Dermatitis is a term used to describe several types
of inflammation of the upper layer of the skin. Its
symptoms include itching, flaking, crusting, scaling,
and thickening of the skin.
Dermatitis is most frequently caused by food allergies,
contact allergies (makeup, nickel and other metals in
jewelry, perfumes, creams), or toxic plant allergies
such as poison ivy or poison oak.
What To Consider
If the allergy-causing factors of dermatitis are not
removed and/or the affected area of the skin is excessively
scratched, the dermatitis may spread and become very
severe. Gastrointestinal problems such as parasites
should also be screened for.
There are many types of dermatitis.
- Contact dermatitis
is an inflammation produced by substances that touch
the skin, such direct irritants and allergy-causing
substances, as well as exposure to light.
- Atopic dermatitis is a severe form of dermatitis,
characterized by chronic itching and inflammation of
the skin. It most commonly occurs in individuals with
a family history of allergic disorders such as asthma,
hay fever, and milk allergies.
- Seborrheic dermatitis refers to an inflammation
of the scalp or face, and, in rare cases, on the sternum
Nummular dermatitis produces coin-shaped red
bumps that cause intense itching. It most often occurs
in middle-age people who are under stress and is most
likely to occur in the winter.
Chronic dermatitis of the hands and feet, or
a generalized dermatitis that affects wide areas of
the skin with extreme scaling, are other forms of dermatitis.
Dermatitis is also sometimes referred to as eczema.
order to properly treat dermatitis, it is important
to identify and eliminate food allergies and other allergy-causing
substances. Follow a gluten-free diet with no wheat,
oats, rye, or barley. Also avoid dairy foods, especially
cow's milk, as many studies have shown this to be another
major culprit food. In addition, eat lots of sauerkraut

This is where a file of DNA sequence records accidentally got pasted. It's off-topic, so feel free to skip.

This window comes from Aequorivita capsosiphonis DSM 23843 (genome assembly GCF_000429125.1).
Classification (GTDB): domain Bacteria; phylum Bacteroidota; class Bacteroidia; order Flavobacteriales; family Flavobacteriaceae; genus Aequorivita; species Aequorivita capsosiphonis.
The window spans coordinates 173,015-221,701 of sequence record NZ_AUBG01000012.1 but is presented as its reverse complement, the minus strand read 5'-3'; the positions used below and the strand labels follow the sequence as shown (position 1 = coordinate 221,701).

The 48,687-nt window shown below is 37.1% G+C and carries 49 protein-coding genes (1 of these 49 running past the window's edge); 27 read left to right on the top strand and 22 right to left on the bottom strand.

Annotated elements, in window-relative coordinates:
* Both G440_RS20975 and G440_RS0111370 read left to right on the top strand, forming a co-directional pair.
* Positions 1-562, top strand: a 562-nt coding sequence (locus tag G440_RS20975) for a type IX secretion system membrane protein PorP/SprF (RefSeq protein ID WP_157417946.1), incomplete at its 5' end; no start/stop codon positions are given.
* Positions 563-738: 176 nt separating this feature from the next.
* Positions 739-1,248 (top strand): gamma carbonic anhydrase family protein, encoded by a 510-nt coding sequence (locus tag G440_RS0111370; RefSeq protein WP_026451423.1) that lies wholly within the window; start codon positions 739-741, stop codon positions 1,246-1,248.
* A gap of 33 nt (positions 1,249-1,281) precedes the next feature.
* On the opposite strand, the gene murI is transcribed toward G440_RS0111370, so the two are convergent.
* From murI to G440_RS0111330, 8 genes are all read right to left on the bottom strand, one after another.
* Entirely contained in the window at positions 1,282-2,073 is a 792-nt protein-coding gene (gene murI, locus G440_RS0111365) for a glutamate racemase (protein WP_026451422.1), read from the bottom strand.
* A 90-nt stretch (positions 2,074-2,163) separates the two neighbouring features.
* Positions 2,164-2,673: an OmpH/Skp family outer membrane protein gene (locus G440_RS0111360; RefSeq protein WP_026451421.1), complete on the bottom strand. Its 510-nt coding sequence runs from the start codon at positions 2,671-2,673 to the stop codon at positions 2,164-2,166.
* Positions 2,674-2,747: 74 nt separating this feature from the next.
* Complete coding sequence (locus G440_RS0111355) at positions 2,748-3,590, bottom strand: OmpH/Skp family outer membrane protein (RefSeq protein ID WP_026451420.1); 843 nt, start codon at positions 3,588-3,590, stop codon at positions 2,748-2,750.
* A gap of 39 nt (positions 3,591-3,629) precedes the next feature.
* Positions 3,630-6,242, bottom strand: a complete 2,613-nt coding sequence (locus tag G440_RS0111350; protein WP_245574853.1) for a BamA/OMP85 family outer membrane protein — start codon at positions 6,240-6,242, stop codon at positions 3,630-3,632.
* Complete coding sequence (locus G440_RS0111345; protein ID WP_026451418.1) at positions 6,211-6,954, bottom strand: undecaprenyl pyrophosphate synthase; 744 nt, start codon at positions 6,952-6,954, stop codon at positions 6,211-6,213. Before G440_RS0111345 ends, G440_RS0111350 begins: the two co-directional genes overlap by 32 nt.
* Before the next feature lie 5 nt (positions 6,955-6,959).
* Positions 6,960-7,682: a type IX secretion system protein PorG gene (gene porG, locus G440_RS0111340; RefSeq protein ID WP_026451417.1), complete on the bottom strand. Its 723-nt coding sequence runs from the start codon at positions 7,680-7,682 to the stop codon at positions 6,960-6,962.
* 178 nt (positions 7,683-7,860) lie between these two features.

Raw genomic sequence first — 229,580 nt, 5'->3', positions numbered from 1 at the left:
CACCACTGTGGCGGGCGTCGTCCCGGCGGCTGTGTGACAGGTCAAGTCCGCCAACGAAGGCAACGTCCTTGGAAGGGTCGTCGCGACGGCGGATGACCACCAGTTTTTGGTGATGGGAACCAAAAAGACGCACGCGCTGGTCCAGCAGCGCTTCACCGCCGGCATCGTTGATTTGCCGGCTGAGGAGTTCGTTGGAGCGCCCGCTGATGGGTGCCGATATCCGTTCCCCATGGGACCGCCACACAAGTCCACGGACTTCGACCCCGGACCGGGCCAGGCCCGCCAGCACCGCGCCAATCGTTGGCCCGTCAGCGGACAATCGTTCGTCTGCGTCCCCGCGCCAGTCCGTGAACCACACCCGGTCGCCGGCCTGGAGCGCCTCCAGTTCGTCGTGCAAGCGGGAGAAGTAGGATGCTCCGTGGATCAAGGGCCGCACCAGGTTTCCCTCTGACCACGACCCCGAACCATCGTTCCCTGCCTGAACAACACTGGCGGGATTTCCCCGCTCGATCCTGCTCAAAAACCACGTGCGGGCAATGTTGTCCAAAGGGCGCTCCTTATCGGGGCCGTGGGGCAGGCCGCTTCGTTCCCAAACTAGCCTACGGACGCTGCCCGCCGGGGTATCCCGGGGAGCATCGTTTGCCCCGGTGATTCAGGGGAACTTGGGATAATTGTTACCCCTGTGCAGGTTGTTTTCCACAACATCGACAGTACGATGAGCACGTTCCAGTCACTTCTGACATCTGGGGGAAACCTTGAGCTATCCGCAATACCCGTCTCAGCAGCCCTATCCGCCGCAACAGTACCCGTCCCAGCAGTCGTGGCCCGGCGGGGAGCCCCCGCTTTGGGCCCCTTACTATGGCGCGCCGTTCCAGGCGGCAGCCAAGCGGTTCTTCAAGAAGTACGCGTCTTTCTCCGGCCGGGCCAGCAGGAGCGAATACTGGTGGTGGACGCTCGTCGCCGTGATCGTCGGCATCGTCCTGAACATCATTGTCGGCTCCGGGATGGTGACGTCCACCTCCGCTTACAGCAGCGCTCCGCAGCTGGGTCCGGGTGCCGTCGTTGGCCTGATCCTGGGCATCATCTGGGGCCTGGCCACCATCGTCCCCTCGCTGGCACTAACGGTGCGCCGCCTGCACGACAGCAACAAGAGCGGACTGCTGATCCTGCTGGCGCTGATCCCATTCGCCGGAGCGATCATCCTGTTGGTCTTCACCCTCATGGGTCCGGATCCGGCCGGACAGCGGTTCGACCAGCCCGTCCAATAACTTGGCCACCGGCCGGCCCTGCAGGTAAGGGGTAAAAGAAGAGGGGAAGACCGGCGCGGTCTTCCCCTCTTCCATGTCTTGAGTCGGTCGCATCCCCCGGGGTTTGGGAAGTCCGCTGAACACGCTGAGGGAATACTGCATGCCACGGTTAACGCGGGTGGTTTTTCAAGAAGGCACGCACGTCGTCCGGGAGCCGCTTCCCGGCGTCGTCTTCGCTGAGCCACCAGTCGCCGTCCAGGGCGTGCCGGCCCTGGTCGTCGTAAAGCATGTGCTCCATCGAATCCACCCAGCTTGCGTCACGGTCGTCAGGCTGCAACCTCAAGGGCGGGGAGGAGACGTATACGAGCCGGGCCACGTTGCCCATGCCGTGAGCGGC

and naturally fermented foods.
People with dermatitis should assess their need for
digestive enzymes, and supplement accordingly. Other
useful nutrients are vitamin B6 and vitamin B complex,
magnesium, zinc, acidophilus, and evening primrose oil
or omega-6 fatty acids from other sources.
Benzoin, chamomile, lavender, bergamot, and geranium are all useful essential
oils that can be applied topically to the areas of the
skin affected by dermatitis.
Rescue Remedy Cream can also be applied topically.
the tinctures of nettle, red clover, and cleavers in
equal parts and drink 1/2 teaspoon of this mixture three
times a day. Drink an infusion of fresh nettle or cleavers
twice a day. To alleviate itching, bathe the affected
area with lukewarm or cold chickweed infusion. For cracked,
dry, or painful skin, use a salve made from calendula
flowers and St. John's wort leaves.
Pulsatilla, Arsen alb., Lycopodium, Graphites, Petroleum,
Sulfur, Thuja, and Sepia are useful homeopathic
Cold compress (cold and water applied to the affected areas as needed
to control pain or itching).
The following juice combinations can be helpful for alleviating dermatitis
symptoms: carrot, beet, cucumber, and celery; carrot,
celery, and apple; and cantaloupe juice.
Aloe vera gel, pyridoxine ointment, or a mixture of vitamin E, vitamin
A, unflavored yogurt, a little honey, and zinc oxide,
make excellent topical salves for easing and reversing
symptoms. Evening primrose oil applied directly to cracks
and sore areas of the skin (folds such as elbows and
behind the knee, for example) can also be very helpful
in promoting healing.
If your symptoms persist despite the above measures,
seek the help of a qualified health professional.
Back to Health Conditions A to Z